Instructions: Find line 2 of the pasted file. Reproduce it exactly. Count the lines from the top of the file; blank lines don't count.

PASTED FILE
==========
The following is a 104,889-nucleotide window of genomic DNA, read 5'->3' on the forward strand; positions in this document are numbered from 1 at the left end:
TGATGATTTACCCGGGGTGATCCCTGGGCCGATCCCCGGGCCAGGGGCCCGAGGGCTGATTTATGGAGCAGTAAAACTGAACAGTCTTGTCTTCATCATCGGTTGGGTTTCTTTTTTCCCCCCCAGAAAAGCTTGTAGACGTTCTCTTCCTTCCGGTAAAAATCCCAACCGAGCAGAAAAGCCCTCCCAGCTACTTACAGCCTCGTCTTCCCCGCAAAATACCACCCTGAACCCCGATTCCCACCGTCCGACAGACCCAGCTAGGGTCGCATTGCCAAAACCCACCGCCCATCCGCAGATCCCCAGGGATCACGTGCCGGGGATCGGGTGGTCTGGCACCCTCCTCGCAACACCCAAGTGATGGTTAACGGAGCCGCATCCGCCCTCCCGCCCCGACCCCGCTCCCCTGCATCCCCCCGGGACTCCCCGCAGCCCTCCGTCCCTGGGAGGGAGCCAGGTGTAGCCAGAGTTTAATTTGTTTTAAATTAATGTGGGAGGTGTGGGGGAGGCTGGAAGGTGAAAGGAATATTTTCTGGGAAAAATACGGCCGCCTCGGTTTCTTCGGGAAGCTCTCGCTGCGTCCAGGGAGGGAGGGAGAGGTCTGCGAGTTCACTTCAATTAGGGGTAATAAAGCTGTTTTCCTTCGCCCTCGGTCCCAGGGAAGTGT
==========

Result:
TGATGATTTACCCGGGGTGATCCCTGGGCCGATCCCCGGGCCAGGGGCCCGAGGGCTGATTTATGGAGCAGTAAAACTGAACAGTCTTGTCTTCATCATCGGTTGGGTTTCTTTTTTCCCCCCCAGAAAAGCTTGTAGACGTTCTCTTCCTTCCGGTAAAAATCCCAACCGAGCAGAAAAGCCCTCCCAGCTACTTACAGCCTCGTCTTCCCCGCAAAATACCACCCTGAACCCCGATTCCCACCGTCCGACAGACCCAGCTAGGGTCGCATTGCCAAAACCCACCGCCCATCCGCAGATCCCCAGGGATCACGTGCCGGGGATCGGGTGGTCTGGCACCCTCCTCGCAACACCCAAGTGATGGTTAACGGAGCCGCATCCGCCCTCCCGCCCCGACCCCGCTCCCCTGCATCCCCCCGGGACTCCCCGCAGCCCTCCGTCCCTGGGAGGGAGCCAGGTGTAGCCAGAGTTTAATTTGTTTTAAATTAATGTGGGAGGTGTGGGGGAGGCTGGAAGGTGAAAGGAATATTTTCTGGGAAAAATACGGCCGCCTCGGTTTCTTCGGGAAGCTCTCGCTGCGTCCAGGGAGGGAGGGAGAGGTCTGCGAGTTCACTTCAATTAGGGGTAATAAAGCTGTTTTCCTTCGCCCTCGGTCCCAGGGAAGTGT